Several passages appear to relate to Benjamin Franklin, who was becoming increasingly involved in the colony's affairs. On 3 July 1755, Penn notes in a postscript: "I think Mr. Franklin as the King's servant should have observed the order from the Governor, rather than the Assembly, about publishing letters." He later suggested "If Mr. Franklin makes good his observations, as I have no wish to have any rent, if they will remove the enemy, make a settlement, and be a defense to the province" (4 October 1755). On 8 December 1758 he expresses frustration with Franklin's machinations: "I hope we have ended all correspondence with him, which we could not carry on after knowing how he had treated us." The bitter relationship between Penn and Franklin is discussed at great length in Robert Middlekauff's 1998 book "Benjamin Franklin and His Enemies," pages 23-112. Middlekauff writes that Franklin's "hatred of Penn was obsessive, uncontrollable, and almost without limits" (page 107).

Several of the letters discuss the French and Indian War. On 4 October 1755, Penn thanks Peters for his "account of the terrible massacre of General Braddock and his Army. . . . I am much concerned at the defenceless state of the country. . . . I am vastly concerned to hear the Indians have committed such outrages on Susquehannah." On 22 August 1760, he hopes that "Coll. Montgomery's spirited conduct will obligate the Cherokees to sue for peace, and I think you told me one of the generals aid fifteen hundred men would be sufficient. I hope to hear soon of General Amherst's success. He was indeed much too late, as he had so long a march to make, and I have not heard that propper vessels are built at Oswego." On 22 August 1760, he discusses a still-extant Philadelphia institution: "I have looked over the list of books from the Library Company, and desire you will return our thanks for them."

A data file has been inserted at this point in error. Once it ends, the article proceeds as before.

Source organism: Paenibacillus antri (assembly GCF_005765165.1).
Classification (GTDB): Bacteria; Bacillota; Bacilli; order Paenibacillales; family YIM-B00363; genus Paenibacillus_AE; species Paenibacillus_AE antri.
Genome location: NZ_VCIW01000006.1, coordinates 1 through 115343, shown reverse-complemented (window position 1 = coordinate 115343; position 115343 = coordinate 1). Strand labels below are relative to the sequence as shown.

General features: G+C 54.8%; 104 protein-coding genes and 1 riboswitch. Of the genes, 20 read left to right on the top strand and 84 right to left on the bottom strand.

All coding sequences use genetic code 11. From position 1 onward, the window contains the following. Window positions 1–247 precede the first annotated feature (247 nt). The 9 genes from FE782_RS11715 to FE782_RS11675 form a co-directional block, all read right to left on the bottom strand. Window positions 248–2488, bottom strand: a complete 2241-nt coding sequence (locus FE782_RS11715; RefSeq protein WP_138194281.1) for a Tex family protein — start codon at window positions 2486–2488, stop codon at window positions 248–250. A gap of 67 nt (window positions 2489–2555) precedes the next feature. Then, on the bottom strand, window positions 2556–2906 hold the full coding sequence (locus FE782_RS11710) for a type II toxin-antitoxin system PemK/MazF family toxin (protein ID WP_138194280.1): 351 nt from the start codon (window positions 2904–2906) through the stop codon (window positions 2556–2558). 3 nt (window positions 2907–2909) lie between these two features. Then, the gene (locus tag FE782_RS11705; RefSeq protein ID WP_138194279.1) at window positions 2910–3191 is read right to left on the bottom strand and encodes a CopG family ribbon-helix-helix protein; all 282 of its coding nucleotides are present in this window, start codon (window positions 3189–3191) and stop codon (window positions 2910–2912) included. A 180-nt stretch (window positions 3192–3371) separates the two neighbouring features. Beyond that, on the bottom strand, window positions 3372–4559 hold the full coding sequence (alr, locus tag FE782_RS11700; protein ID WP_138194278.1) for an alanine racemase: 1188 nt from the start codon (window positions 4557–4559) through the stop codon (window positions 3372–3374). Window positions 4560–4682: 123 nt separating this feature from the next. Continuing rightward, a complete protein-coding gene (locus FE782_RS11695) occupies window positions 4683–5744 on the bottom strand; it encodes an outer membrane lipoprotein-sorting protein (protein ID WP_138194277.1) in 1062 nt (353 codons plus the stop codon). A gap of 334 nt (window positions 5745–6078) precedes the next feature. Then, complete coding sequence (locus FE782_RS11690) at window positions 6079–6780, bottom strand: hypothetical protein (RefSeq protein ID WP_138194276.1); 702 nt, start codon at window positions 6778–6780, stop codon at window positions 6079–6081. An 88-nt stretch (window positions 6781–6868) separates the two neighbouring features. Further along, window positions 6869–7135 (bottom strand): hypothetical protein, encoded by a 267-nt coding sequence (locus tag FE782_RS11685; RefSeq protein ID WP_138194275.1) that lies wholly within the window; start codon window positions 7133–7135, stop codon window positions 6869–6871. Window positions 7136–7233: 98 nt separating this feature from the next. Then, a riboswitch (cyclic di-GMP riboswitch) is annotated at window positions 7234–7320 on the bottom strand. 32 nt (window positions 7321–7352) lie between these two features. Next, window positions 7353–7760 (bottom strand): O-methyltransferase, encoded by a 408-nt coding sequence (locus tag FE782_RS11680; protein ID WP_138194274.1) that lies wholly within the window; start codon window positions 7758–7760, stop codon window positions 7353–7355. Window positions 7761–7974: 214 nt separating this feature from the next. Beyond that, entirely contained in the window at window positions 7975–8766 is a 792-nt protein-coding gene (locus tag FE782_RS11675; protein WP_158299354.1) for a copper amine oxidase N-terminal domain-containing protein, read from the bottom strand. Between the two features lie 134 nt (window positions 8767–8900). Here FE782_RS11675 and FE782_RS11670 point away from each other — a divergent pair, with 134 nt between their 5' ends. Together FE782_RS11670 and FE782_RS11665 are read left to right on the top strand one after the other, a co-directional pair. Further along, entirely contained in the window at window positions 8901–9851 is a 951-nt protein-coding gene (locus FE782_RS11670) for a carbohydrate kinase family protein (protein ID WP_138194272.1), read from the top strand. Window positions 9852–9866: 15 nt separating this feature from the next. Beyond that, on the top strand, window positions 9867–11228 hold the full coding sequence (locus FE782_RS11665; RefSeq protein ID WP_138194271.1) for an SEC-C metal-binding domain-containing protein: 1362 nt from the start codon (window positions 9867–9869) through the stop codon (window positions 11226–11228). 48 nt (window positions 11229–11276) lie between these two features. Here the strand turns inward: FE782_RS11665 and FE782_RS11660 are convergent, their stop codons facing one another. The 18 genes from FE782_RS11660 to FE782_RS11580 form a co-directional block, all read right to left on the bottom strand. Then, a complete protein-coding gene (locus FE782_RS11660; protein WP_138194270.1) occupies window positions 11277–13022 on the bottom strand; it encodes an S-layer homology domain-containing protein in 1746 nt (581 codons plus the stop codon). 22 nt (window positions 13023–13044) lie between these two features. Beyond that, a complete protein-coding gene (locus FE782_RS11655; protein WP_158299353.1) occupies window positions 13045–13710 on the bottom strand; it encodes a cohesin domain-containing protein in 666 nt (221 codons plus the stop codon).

The body of the letters are written in a variety of secretarial hands, and many of the letters are marked "Duplicate," but all bear Penn's signature. It was not unusual in that period to send multiple copies of transatlantic correspondence, to protect against one copy's loss at sea.

With--one letter from William Plumsted addressed to Peters in London. It discusses "Mr. Franklin being appointed an agent in London to carry the scheme of the Quakers into execution against the Proprietors and the arts made use of to blind their friends in London." Philadelphia, 19 November 1764.

Provenance: Found with a 19th-century inventory headed "Letters to be returned to Mr. Jacob G. Morris." Jacob Giles Morris (1800-1854) died without heirs. These letters were found among the family papers of his sister Caroline Morris Pennock (1811-1882), which descended to her grandson Caspar Wistar Miller (1868-1940)--see the next lot.